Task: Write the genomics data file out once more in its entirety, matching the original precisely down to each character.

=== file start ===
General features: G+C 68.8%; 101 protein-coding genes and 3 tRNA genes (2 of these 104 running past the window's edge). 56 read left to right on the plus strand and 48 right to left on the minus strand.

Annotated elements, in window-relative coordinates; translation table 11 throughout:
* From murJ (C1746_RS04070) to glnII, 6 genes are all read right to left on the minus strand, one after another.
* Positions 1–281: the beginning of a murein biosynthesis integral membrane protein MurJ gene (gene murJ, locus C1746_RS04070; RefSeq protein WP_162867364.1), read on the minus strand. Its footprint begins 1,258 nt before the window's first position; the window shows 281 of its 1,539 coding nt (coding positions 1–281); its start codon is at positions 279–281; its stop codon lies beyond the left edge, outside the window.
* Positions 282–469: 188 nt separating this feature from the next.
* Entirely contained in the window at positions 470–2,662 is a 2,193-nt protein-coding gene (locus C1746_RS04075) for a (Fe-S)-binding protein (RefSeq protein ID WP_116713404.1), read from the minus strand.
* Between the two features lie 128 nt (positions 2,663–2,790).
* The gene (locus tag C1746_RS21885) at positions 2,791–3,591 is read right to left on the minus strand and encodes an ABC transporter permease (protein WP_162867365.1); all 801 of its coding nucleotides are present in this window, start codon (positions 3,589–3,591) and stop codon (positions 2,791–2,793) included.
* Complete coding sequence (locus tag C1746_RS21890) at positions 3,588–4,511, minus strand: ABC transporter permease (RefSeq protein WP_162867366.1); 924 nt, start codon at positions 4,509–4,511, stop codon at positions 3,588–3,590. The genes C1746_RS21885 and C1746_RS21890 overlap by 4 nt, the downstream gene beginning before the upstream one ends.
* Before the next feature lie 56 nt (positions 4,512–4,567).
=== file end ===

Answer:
General features: G+C 68.8%; 101 protein-coding genes and 3 tRNA genes (2 of these 104 running past the window's edge). 56 read left to right on the plus strand and 48 right to left on the minus strand.

Annotated elements, in window-relative coordinates; translation table 11 throughout:
* From murJ (C1746_RS04070) to glnII, 6 genes are all read right to left on the minus strand, one after another.
* Positions 1–281: the beginning of a murein biosynthesis integral membrane protein MurJ gene (gene murJ, locus C1746_RS04070; RefSeq protein WP_162867364.1), read on the minus strand. Its footprint begins 1,258 nt before the window's first position; the window shows 281 of its 1,539 coding nt (coding positions 1–281); its start codon is at positions 279–281; its stop codon lies beyond the left edge, outside the window.
* Positions 282–469: 188 nt separating this feature from the next.
* Entirely contained in the window at positions 470–2,662 is a 2,193-nt protein-coding gene (locus C1746_RS04075) for a (Fe-S)-binding protein (RefSeq protein ID WP_116713404.1), read from the minus strand.
* Between the two features lie 128 nt (positions 2,663–2,790).
* The gene (locus tag C1746_RS21885) at positions 2,791–3,591 is read right to left on the minus strand and encodes an ABC transporter permease (protein WP_162867365.1); all 801 of its coding nucleotides are present in this window, start codon (positions 3,589–3,591) and stop codon (positions 2,791–2,793) included.
* Complete coding sequence (locus tag C1746_RS21890) at positions 3,588–4,511, minus strand: ABC transporter permease (RefSeq protein WP_162867366.1); 924 nt, start codon at positions 4,509–4,511, stop codon at positions 3,588–3,590. The genes C1746_RS21885 and C1746_RS21890 overlap by 4 nt, the downstream gene beginning before the upstream one ends.
* Before the next feature lie 56 nt (positions 4,512–4,567).